A part of a book.
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Lung cancer screening: rationale, fundamental principles for interpretation, and ethical considerations
Title of the book
Smoking and lung cancer
New York: Nova Science Publishers
Address of publication
Powers Evelyn N., Cabbot Jasmina B.
In industrialized countries, lung cancer is among the most common cancers in both genders. In the US (2007), this cancer was diagnosed in 213,380 men and women, and 160,390 men and women are expected die of it. The highest rates are still observed in North America and Europe, but lung cancer is already the most common fatal cancer worldwide, with 1.04 million new cases and 921,000 deaths yearly. Lung cancer accounts for more deaths than breast and colon cancer combined. Unlike breast and colon cancers, there is currently no recommendation in favor of lung cancer screening. The rationale of lung cancer screening is debated mostly because basic principles are misinterpreted. Thus, we first discuss the rationale for lung cancer screening by reviewing the fundamental conditions needed in order to propose a screening intervention. We will review fundamental concepts that are essential to appropriately design and interpret lung cancer screening studies, and will illustrate common systematic errors including lead time bias, length bias, and over-diagnosis. We then review the available tools for lung cancer screening; we will show that, although each tool may detect lung cancer at an earlier stage compared with no intervention, all except low dose CT (LDCT) failed to reduce mortality. Screening studies from 1960 to now will be presented critically, including studies using LDCT, both and observational and experimental, in the US and Europe. Lastly, we will discuss lung cancer screening from ethical and social perspectives. Since smoking is the major risk factor for lung cancer, some argue that the major intervention to decrease lung cancer is to prevent people from smoking or to make them quit, and have further argued that even if lung cancer screening trials report clear mortality reduction, resources should be allocated to smoking prevention rather than screening. We will argue that preventing tobacco use is the key element of lung cancer prevention, and must be therefore encouraged to reduce the incidence (primary prevention). However, this does not preclude the efforts to improve the treatment of lung cancer, and screening (secondary prevention) might be part of these efforts if effective.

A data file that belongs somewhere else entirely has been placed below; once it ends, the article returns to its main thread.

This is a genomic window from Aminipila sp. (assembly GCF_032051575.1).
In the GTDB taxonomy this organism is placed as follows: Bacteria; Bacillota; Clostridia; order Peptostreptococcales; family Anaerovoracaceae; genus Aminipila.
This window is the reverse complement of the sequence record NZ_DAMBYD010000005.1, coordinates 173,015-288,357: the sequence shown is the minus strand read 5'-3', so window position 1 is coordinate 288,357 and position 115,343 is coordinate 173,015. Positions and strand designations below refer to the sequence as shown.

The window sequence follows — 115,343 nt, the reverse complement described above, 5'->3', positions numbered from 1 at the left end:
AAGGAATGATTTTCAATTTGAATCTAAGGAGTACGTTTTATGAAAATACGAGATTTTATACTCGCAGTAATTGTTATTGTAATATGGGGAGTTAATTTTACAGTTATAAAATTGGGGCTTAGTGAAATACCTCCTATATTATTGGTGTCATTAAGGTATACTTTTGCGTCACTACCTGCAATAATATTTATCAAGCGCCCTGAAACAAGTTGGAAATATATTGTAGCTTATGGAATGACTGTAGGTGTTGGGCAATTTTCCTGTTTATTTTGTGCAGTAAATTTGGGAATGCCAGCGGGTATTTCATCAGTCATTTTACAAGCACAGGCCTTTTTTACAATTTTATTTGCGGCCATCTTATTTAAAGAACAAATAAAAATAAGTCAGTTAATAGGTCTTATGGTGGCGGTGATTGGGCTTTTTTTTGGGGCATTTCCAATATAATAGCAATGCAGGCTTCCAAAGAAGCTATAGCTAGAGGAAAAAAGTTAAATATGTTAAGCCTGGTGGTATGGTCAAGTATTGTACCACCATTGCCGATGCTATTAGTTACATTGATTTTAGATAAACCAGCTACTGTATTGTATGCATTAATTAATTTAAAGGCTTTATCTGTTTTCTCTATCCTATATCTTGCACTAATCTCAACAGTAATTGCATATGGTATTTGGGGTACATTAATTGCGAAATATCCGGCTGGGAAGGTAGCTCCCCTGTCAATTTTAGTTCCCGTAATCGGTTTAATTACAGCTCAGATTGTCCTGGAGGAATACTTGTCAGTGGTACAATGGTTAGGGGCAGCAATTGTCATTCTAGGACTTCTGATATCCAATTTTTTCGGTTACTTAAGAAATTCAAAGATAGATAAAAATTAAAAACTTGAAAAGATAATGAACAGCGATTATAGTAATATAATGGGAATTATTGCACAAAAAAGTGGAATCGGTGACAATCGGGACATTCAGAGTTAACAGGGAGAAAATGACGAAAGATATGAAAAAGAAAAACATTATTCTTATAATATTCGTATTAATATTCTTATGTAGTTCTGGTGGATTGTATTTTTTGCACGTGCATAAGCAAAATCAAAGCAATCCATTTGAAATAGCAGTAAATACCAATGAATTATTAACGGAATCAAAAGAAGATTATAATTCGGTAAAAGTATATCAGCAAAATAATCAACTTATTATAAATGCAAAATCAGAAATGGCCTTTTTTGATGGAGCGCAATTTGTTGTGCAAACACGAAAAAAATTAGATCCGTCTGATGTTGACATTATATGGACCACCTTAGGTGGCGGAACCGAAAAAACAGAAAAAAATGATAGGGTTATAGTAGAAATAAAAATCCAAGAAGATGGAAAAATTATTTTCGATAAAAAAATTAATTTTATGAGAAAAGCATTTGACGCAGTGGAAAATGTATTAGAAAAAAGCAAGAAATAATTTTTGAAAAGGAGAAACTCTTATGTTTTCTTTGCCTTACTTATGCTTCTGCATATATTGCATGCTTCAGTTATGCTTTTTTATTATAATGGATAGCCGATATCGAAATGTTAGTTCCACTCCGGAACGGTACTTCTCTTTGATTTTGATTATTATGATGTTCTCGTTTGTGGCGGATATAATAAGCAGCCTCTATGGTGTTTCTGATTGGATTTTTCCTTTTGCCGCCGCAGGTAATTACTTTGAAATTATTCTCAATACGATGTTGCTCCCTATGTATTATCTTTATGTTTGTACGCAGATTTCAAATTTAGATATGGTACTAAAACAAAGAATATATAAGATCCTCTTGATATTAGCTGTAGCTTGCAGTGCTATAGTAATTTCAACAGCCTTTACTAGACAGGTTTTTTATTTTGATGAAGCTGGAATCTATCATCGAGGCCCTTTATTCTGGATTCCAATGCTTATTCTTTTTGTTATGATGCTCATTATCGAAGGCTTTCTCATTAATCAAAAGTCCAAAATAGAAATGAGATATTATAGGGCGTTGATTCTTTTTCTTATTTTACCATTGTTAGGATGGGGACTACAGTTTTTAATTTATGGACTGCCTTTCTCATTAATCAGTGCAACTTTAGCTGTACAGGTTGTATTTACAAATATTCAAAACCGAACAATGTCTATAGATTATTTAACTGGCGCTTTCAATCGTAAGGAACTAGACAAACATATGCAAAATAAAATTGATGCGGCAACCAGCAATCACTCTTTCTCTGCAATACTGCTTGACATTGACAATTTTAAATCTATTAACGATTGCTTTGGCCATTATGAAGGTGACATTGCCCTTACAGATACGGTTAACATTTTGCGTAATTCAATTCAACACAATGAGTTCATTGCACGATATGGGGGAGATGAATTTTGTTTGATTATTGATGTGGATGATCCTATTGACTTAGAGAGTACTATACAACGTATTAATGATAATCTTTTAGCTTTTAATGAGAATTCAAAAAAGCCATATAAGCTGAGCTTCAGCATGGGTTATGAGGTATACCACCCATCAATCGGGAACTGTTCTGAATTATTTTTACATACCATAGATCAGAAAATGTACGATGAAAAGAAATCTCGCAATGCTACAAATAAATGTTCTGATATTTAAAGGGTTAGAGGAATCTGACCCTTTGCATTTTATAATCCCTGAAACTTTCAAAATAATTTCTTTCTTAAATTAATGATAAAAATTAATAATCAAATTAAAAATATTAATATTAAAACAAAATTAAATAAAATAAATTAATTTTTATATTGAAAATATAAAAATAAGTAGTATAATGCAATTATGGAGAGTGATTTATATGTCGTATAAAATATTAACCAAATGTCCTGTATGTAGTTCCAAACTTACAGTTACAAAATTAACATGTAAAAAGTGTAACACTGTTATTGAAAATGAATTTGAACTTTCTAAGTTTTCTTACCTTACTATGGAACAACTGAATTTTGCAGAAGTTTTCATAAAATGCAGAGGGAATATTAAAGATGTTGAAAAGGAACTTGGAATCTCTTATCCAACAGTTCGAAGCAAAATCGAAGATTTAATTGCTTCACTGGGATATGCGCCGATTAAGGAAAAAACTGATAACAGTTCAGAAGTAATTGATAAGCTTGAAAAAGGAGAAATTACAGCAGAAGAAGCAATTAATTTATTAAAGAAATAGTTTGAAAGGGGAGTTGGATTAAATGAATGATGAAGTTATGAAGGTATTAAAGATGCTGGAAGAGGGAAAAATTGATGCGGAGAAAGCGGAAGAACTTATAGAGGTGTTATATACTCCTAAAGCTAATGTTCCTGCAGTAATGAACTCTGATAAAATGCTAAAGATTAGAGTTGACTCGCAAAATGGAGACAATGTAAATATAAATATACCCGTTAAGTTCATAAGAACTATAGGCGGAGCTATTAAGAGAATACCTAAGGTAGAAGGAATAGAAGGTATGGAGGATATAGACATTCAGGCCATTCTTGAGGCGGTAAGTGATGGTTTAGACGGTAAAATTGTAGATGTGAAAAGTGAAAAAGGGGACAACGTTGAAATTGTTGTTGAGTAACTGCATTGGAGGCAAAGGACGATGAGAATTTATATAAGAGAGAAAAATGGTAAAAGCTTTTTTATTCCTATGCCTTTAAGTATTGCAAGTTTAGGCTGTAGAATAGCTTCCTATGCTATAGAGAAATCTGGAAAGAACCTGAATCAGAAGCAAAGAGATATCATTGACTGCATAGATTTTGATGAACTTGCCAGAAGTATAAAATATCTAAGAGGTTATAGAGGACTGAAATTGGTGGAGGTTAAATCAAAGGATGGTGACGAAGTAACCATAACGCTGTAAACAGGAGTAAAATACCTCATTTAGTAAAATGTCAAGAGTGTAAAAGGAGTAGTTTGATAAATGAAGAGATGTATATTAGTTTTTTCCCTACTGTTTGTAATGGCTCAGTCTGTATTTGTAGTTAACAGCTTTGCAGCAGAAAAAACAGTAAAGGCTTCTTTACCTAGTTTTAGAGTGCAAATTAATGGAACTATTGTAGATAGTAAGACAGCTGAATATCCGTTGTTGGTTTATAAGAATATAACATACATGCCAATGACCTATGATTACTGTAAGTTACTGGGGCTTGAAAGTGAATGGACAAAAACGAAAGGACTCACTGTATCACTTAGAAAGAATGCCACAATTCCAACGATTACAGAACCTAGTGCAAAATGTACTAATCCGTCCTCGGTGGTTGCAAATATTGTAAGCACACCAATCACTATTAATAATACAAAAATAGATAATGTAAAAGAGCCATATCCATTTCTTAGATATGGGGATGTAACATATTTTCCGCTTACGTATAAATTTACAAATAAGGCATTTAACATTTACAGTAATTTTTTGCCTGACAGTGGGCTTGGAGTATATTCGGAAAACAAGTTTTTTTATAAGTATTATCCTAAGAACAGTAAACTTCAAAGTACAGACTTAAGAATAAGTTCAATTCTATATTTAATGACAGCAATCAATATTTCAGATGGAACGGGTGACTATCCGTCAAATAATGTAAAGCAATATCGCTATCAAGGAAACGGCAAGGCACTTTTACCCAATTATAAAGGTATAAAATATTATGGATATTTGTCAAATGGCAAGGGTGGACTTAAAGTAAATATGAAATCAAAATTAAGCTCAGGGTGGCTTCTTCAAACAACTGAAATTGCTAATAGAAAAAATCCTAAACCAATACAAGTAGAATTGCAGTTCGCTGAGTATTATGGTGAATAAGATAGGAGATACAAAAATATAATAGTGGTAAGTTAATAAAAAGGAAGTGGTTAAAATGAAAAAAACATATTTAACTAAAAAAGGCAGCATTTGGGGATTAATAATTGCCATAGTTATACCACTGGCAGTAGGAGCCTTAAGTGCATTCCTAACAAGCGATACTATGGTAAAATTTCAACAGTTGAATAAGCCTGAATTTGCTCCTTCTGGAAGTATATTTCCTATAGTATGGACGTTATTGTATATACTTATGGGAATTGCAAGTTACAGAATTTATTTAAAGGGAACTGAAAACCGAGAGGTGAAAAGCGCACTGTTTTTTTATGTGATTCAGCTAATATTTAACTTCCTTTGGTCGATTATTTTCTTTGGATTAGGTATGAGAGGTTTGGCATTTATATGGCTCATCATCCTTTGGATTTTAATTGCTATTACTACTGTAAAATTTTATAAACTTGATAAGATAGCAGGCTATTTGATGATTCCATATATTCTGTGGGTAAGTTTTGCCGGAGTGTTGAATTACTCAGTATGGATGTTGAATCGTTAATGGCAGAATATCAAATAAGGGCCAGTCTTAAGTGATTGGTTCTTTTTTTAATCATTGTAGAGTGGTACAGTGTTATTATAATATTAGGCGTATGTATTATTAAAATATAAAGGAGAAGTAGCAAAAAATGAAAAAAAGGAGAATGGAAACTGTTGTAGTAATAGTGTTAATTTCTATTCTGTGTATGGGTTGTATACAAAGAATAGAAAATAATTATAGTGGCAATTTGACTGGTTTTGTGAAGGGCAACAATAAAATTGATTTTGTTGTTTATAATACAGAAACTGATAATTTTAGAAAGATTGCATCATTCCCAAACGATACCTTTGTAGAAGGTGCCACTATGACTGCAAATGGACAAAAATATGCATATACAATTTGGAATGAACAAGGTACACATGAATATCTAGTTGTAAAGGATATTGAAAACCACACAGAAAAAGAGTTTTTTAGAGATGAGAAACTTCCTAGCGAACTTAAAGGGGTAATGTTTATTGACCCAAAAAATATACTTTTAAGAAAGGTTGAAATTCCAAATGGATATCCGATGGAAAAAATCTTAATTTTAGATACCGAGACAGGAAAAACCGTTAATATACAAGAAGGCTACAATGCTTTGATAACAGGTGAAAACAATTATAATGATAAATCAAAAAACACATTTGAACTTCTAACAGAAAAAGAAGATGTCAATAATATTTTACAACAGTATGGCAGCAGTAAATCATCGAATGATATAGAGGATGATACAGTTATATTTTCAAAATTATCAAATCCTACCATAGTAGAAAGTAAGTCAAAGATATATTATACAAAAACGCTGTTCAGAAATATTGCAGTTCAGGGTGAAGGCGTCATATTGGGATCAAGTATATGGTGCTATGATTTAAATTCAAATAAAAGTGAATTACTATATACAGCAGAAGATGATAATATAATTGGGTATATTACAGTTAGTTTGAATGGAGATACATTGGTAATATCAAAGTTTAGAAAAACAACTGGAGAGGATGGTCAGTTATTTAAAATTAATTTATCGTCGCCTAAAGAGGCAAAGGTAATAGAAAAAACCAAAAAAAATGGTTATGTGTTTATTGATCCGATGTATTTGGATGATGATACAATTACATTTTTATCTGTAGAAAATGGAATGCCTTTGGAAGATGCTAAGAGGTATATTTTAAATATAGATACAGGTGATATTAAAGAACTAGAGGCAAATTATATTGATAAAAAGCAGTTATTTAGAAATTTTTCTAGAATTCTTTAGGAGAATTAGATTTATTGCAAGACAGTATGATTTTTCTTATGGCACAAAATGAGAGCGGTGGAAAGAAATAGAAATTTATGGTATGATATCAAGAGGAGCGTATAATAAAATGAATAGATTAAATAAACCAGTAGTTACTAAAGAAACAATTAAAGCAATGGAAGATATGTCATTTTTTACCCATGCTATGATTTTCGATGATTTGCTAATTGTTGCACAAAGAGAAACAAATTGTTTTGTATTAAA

Lung Neoplasms/diagnosis , Lung Neoplasms/prevention & control
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